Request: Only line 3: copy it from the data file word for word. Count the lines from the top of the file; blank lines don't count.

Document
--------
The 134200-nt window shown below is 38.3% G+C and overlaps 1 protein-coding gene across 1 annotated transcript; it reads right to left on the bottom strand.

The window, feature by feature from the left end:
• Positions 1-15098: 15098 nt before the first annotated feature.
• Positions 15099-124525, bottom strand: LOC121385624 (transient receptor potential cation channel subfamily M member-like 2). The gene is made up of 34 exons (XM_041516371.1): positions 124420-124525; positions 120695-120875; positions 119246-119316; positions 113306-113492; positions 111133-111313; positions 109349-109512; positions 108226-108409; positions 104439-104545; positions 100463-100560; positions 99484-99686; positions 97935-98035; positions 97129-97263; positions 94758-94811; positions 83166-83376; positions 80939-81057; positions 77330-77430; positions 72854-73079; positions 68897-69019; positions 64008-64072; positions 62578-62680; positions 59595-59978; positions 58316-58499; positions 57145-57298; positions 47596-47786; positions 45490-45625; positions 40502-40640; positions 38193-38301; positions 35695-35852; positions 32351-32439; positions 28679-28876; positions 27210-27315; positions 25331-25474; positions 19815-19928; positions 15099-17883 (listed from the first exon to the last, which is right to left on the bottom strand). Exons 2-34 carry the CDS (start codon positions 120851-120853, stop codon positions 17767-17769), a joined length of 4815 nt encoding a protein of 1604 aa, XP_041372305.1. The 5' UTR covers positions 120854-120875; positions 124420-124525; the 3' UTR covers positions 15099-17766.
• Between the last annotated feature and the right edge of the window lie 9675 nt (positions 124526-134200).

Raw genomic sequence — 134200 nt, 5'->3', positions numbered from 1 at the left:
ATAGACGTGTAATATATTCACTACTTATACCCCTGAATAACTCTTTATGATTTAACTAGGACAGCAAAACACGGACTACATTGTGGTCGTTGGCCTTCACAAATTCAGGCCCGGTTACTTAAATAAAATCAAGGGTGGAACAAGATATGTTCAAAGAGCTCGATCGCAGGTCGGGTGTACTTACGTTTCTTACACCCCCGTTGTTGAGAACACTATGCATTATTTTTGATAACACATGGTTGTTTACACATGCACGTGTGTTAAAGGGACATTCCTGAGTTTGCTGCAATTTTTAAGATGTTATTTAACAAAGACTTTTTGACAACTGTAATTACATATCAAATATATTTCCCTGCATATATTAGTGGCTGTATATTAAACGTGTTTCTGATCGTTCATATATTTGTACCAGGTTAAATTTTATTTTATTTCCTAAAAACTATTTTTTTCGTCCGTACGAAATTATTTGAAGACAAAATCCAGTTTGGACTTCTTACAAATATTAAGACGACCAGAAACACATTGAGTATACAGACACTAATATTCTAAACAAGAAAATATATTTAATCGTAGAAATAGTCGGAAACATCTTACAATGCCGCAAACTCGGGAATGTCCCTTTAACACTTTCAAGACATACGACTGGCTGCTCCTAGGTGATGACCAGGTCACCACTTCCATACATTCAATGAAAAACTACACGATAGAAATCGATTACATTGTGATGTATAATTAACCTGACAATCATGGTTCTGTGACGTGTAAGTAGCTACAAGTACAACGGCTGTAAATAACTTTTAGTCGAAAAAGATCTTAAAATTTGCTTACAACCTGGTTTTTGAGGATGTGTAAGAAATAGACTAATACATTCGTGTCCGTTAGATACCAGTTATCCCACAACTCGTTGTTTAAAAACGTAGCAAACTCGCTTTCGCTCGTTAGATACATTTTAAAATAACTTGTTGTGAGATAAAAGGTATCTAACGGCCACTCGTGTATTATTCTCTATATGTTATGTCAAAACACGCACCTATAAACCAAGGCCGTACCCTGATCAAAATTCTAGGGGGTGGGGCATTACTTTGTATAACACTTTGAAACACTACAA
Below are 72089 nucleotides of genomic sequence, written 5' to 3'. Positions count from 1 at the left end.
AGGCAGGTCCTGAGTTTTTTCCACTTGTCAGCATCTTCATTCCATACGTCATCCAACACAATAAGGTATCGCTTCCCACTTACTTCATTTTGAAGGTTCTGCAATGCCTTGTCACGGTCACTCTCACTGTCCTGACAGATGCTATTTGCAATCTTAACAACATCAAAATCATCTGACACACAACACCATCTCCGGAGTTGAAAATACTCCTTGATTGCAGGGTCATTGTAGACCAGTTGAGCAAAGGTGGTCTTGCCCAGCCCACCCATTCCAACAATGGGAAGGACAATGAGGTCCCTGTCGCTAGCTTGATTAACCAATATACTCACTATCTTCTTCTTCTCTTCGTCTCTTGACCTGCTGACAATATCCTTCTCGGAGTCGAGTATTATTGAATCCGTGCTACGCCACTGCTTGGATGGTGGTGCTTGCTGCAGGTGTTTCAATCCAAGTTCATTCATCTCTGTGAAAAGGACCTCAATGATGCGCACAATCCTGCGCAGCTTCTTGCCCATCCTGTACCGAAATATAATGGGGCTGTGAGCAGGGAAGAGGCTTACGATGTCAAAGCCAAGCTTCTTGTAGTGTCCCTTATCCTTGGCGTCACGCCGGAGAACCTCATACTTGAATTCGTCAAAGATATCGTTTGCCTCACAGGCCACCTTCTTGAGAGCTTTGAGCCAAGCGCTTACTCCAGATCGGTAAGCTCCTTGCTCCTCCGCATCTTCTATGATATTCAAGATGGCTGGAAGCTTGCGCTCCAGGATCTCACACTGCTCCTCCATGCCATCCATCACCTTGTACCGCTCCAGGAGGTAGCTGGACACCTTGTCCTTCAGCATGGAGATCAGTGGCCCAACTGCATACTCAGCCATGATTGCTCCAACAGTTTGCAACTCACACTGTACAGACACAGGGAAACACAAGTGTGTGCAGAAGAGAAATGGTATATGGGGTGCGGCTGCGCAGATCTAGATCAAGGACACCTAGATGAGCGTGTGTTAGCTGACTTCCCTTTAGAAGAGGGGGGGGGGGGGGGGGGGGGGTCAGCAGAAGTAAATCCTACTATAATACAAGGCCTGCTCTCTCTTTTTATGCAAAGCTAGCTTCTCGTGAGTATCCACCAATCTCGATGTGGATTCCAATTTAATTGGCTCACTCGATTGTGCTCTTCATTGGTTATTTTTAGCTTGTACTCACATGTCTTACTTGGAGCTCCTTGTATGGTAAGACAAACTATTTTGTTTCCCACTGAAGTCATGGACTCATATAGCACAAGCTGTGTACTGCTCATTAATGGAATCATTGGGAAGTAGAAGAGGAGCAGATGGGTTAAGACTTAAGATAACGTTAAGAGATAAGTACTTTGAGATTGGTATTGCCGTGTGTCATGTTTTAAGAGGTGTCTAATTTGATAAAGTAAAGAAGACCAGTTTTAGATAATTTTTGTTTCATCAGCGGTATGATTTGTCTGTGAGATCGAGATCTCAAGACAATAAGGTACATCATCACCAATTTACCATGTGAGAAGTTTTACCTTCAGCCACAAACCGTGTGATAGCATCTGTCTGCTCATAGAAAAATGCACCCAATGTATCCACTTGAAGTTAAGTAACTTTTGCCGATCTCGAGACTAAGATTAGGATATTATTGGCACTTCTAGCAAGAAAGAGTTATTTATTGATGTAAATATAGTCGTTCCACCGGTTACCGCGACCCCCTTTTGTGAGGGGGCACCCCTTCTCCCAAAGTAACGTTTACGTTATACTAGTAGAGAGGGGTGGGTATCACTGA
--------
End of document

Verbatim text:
• Positions 1-15098: 15098 nt before the first annotated feature.